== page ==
Redskins' Saunders Says Run Must Be Established
Saturday, September 23, 2006
Of all the problems with the Washington Redskins' offense that Al Saunders must fix, one in particular consumes him. Saunders often worked through the night this week addressing the problems with pass protection, the lack of any downfield passing game and the struggles of starting quarterback Mark Brunell. But his main focus is resuscitating the running game.
Saunders is under intense pressure just two games into his tenure as associate head coach-offense, and while his résumé includes offenses perennially ranked in the top five in the NFL and a Super Bowl title, that matters little now. Saunders anticipated some rough patches, but the inefficiency of the offense has surprised him. The return of running back Clinton Portis from his shoulder injury for tomorrow's game against the Houston Texans could provide a catalyst to get the offense going.
"The first and foremost thing we have to do is run the ball effectively, and as soon as we do that all the other things we like to do as an offensive football team will fall in suit," Saunders said. "Because as a play-caller, if you don't have that established foundation it's hard, and all of a sudden you're grasping at things trying to move the ball. You have a big play, then you have a little play and then a minus play, instead of being able to establish the run. It's like building up momentum as you continue to go. That's what we're working on, and when we get to that point I think we'll all feel much better than we do right now."
The Redskins' offense has produced just one touchdown in two defeats, and just one play of more than 25 yards. Saunders-run offenses were known for their deep passes and quick scores during his time as a coaching assistant with San Diego, St. Louis and Kansas City. But a powerful running attack has always been at the core. Saunders aims for a balance between runs and passes. The Chiefs rushed the ball 520 times last season and attempted 507 passes.
This season, Saunders has called 61 passes and 45 rushes. The offense has failed to dictate the pace of the game; instead the Redskins were forced to react, unsuccessfully, as Dallas and Minnesota dropped back their safeties, taking away the deep pass and shutting down the running game.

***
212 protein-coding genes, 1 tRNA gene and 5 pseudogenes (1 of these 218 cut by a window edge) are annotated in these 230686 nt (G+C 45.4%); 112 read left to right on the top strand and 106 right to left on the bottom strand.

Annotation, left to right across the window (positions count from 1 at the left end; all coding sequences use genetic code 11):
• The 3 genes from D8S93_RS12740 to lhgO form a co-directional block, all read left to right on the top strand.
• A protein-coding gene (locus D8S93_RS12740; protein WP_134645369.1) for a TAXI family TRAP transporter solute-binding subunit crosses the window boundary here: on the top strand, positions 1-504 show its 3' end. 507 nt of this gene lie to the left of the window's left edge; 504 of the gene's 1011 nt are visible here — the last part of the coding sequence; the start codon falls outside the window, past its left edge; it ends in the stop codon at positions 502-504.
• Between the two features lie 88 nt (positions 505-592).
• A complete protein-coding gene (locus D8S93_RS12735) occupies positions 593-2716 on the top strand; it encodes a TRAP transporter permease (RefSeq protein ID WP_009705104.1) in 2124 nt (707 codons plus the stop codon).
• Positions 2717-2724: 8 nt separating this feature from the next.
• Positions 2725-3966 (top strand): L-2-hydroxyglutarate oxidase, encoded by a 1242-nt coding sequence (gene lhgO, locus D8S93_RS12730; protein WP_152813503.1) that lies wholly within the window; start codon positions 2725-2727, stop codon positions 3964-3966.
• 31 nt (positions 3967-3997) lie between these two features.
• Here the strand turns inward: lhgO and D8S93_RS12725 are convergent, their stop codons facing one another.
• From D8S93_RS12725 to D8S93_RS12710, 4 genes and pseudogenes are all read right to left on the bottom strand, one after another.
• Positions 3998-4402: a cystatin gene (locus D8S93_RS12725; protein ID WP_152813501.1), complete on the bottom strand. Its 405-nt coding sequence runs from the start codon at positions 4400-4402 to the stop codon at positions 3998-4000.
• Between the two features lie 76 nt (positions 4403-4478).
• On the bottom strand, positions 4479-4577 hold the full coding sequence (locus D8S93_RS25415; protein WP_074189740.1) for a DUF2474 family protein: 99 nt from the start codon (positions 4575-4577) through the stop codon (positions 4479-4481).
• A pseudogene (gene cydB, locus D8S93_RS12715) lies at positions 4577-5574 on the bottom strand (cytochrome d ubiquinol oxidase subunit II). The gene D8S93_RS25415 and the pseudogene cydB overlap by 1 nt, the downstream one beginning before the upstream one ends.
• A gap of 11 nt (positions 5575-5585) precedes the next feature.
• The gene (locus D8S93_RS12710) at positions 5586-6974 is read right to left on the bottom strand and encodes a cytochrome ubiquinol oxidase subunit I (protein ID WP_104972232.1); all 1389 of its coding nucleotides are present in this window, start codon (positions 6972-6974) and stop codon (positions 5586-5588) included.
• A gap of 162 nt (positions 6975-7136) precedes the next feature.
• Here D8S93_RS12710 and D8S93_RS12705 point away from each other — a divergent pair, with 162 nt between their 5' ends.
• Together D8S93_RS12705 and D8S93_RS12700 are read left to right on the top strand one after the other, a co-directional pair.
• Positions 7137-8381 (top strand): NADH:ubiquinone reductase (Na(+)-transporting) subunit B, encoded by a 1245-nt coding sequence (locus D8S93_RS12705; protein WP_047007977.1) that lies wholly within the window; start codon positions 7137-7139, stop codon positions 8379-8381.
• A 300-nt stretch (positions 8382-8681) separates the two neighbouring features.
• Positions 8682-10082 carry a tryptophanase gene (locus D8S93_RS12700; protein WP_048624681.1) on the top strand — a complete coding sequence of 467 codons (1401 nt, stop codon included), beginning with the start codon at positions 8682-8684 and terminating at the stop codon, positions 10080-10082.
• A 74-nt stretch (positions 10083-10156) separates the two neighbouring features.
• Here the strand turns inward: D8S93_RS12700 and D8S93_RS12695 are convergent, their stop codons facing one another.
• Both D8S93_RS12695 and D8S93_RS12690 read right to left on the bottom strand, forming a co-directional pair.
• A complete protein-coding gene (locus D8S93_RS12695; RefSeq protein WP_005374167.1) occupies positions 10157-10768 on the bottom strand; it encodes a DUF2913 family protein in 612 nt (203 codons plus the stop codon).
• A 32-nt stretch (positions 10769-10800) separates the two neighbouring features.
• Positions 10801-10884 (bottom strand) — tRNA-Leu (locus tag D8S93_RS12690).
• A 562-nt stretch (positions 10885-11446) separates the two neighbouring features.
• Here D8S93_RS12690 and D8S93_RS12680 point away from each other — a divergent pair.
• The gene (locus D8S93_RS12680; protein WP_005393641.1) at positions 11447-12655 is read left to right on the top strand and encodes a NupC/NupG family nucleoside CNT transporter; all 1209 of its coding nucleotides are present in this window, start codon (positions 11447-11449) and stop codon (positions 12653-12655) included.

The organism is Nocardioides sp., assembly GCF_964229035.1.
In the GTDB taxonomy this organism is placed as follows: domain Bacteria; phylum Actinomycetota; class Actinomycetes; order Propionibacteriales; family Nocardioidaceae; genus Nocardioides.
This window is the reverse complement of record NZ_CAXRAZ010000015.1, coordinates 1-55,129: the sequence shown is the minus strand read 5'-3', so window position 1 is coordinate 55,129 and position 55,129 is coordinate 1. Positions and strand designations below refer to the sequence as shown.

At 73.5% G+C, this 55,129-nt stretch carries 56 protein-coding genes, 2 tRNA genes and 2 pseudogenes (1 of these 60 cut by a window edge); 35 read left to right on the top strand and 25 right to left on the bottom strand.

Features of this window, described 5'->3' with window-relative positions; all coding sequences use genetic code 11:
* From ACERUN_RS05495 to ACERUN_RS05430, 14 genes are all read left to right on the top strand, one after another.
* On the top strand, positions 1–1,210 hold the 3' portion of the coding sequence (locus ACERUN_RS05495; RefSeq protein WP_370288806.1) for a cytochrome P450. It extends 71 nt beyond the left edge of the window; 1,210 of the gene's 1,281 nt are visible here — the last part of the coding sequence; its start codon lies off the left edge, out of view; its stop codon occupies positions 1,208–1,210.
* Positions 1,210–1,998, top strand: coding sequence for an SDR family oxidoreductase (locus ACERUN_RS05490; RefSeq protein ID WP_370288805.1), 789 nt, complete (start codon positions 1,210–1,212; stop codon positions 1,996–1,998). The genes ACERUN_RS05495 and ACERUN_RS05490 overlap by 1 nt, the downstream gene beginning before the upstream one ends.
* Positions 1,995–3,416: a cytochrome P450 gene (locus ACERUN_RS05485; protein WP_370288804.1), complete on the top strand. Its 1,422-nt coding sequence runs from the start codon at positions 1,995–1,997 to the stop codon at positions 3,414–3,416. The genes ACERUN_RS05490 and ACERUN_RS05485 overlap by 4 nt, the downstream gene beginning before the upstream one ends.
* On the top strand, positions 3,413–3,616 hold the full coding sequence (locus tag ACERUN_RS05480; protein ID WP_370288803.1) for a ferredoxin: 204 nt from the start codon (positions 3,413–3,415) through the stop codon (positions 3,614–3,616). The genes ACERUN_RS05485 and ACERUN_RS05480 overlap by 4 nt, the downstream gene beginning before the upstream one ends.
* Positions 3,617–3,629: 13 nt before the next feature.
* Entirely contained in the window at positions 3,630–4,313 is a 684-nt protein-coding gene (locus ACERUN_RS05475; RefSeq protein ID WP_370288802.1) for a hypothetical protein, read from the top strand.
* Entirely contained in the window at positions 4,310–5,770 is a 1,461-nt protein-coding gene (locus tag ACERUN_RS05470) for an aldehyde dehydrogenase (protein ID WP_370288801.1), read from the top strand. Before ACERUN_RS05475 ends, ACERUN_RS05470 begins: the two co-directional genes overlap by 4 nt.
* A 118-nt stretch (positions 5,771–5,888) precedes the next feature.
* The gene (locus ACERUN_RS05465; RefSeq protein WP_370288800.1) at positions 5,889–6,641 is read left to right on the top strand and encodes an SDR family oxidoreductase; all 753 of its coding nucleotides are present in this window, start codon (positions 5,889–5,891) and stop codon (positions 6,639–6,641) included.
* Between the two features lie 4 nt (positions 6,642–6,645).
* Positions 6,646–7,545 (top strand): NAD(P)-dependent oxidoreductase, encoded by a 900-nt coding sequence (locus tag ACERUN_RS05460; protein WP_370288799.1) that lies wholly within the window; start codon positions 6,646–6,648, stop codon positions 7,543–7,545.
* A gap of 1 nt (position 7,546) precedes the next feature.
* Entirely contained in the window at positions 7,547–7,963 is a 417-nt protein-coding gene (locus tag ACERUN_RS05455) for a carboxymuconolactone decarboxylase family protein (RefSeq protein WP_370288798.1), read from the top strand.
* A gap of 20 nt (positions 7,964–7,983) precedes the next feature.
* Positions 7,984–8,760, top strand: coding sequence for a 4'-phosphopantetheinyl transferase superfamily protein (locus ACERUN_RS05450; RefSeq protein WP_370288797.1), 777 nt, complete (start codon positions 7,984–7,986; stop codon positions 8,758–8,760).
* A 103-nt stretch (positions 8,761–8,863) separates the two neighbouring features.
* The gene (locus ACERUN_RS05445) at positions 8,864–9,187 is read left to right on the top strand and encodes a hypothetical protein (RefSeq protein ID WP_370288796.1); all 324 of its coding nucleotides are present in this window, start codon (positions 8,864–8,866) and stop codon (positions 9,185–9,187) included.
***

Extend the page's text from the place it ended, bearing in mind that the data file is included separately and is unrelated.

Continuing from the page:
Saunders believes the only way to force the safeties to creep closer to the line and open up the long-range passing game is to run early and often.
"We have to create situations where teams have to honor our running game," Saunders said. "We've never been really a drop-back passing team. That's not what we want to be, but what happens when you get into a lot of third-down [and long] situations is you get very predictable. . . . When we get the running game established and going to the level we need it to be, then I think everything else falls into place, because you become a team that can keep someone off balance and you become unpredictable. Until we do that we're going to have a difficult time being the kind of offense we'd like to be."
Portis's understudies never got much of a shot. Ladell Betts leads the team with just 19 carries. Portis, Betts and tailback T.J. Duckett have rushed 34 times collectively for just 125 yards -- a 3.7-yard average.
Portis, however, has declared himself "105 percent" fit for tomorrow's game and Coach Joe Gibbs said that after a full week of practice Portis looks impressive and healthy.
Saunders spoke to the offense Thursday about the need for balance, and told the players that 52 is their new magic number. By his analysis a team that achieves 52 "positive" plays -- running plays (even for a loss) plus completed passes -- in a game has a lofty winning percentage. The Redskins had 42 such plays against Minnesota and 38 against Dallas. Saunders also hopes to run 70 total plays each game; Washington is averaging 56.
Despite the early foibles, Gibbs has expressed complete faith in Saunders, and players point to the track record of his offensive system. "We believe in this system," quarterback Mark Brunell said. "We believe in the philosophy behind it."
There has been a lengthy adjustment period for the players, however, with some trying to hone the timing and precision of the new offense, although it encompasses much of the numbering and terminology of Gibbs's offense.
"For me, I thought it would be a fairly easy transition with the way we label things and everything," Gibbs said. "And I'd think by putting the two offenses together we should be able to take a big leap."
Saunders has been criticized by some for implementing too much of his 700-page playbook too soon. But the coach, long labeled an innovator, believes that to stand still is to fall behind. He continues to add nuances each week based on the particular opponent, feeling it is the only way to stay ahead of the opposition.
"We have to execute what we're being asked to do in order to be successful," Saunders said. "The worst thing to do is all of sudden cut back. We're trying to expand an offense that last year had 120 total yards of offense in a playoff game. We're trying to expand an offense that last year didn't score a touchdown until the last three minutes of the second game.
"So that's why we're here. That's why we're doing what we're doing. Now, it's not progressed as fast as we'd like, and we all know that. But I really feel confident that if we keep working like we've been working on the field, eventually we'll get there."